You have to be aware of the uselessness of your self-importance and of your personal history. If you really want to learn, you have to remodel most of your behaviour. You take yourself too seriously. You are too damn important in your own mind. That must be changed! You are so goddamn important that you feel justified to be annoyed with everything. You’re so damn important that you can afford to leave if things don’t go your way. I suppose you think that shows you have character. That’s nonsense! You’re weak, and conceited! In the course of your life you have not ever finished anything because of that sense of disproportionate importance that you attach to yourself.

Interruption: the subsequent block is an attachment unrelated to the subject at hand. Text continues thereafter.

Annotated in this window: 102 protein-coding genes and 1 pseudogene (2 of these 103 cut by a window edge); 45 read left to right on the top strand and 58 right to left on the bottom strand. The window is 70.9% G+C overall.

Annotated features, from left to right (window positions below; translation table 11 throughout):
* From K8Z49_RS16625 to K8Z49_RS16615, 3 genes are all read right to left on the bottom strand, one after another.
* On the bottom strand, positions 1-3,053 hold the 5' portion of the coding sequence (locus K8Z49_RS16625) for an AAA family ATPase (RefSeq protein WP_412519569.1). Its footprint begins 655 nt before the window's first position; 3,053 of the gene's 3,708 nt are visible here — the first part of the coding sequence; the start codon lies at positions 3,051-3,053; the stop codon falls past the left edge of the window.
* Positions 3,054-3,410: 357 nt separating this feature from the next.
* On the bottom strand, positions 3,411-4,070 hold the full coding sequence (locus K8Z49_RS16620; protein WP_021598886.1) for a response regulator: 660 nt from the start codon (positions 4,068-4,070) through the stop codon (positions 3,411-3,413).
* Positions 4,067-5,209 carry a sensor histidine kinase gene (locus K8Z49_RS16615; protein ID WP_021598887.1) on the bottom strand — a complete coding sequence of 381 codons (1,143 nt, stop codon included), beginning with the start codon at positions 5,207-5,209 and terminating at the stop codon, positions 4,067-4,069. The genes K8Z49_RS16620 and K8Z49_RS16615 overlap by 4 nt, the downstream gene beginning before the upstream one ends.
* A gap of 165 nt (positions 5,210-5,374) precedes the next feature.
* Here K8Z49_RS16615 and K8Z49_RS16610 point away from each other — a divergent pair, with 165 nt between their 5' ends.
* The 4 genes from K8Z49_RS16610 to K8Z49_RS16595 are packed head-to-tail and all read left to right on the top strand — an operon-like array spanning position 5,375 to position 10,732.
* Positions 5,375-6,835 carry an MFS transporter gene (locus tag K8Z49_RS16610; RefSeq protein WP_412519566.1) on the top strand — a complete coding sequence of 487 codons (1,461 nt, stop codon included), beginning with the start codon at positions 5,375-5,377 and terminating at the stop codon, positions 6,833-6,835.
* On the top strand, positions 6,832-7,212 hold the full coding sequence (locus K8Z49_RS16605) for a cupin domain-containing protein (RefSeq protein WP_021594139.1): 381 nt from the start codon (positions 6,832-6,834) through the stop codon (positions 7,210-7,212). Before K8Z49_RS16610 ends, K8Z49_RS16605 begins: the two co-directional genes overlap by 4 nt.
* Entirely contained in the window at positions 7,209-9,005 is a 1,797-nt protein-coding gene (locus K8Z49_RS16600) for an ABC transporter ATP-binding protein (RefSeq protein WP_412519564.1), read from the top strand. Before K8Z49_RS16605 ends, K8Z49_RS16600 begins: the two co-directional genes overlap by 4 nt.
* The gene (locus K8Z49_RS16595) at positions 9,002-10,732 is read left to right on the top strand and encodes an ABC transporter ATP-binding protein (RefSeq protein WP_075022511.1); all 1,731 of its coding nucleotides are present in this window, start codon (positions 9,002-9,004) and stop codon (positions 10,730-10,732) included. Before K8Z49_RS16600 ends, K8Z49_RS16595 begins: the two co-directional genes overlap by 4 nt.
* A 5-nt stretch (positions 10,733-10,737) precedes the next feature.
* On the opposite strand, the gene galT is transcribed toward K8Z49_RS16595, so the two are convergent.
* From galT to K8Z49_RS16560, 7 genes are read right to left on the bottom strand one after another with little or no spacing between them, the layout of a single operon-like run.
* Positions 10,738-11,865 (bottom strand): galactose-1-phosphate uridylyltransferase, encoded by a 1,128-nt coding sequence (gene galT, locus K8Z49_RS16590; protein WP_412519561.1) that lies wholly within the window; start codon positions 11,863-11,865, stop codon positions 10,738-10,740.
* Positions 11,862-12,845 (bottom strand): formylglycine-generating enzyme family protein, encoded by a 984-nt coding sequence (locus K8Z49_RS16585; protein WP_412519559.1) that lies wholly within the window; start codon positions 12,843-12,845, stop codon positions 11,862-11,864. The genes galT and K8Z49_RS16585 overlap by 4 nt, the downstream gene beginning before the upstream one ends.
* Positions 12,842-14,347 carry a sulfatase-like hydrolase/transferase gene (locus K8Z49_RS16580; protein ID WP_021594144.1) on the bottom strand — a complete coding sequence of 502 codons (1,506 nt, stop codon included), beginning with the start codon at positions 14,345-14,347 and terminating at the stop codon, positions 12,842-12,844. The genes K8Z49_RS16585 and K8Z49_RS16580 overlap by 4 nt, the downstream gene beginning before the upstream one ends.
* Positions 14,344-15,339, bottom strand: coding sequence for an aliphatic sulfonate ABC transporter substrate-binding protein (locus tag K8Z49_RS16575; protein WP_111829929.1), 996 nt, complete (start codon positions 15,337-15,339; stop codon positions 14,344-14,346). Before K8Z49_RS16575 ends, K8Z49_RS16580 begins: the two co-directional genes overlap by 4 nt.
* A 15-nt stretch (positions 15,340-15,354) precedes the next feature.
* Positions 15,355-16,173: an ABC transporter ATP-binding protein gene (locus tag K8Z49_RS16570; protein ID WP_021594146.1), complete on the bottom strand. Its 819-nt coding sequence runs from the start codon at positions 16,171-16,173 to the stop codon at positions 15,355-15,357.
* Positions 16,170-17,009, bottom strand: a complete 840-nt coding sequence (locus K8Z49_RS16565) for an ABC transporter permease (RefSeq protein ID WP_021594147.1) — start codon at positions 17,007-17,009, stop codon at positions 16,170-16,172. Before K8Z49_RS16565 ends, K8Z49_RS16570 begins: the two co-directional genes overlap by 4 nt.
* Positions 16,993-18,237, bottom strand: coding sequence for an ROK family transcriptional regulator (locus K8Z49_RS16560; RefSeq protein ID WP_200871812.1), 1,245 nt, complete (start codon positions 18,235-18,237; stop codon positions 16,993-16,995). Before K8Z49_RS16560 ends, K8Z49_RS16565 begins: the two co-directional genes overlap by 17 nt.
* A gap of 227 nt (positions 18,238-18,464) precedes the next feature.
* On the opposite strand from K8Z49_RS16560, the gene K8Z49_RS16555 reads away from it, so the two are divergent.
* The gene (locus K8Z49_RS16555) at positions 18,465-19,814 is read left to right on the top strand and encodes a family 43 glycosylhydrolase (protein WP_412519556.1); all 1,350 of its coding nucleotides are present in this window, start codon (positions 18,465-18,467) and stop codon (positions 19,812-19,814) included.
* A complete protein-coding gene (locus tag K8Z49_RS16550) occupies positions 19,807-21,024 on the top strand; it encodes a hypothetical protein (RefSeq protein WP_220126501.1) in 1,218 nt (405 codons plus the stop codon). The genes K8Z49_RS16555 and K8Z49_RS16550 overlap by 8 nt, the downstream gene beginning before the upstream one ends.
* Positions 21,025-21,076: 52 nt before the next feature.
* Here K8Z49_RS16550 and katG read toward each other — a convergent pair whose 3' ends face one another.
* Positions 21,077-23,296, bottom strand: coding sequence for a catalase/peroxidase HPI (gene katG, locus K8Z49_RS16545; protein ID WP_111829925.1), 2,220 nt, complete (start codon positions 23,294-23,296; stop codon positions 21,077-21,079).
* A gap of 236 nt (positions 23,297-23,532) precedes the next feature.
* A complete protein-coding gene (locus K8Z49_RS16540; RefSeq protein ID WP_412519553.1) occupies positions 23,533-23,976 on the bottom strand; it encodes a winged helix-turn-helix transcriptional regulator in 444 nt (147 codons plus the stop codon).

Self-importance is another thing that must be dropped, just like personal history. The world around us is very mysterious. It doesn’t yield its secrets easily. Now we are concerned with losing self-importance. It takes a very long time to clean out the garbage that a luminous being picks up in the world. We are so stiff and feel so self-important.
Self-importance is man’s greatest enemy. What weakens him is feeling offended by the deeds and misdeeds of his fellow men. Self-importance requires that one spend most of one’s life offended by something or someone, because it also requires we also make what others do important to us. Don’t let your self-importance run rampant. To be angry at people means that one considers their acts to be important. It is a projected form of self-importance. It is imperative to cease to feel that way, and we can only do this by shifting our perception. The acts of men cannot be important enough to offset our only viable alternative: our unchangeable encounter with infinity.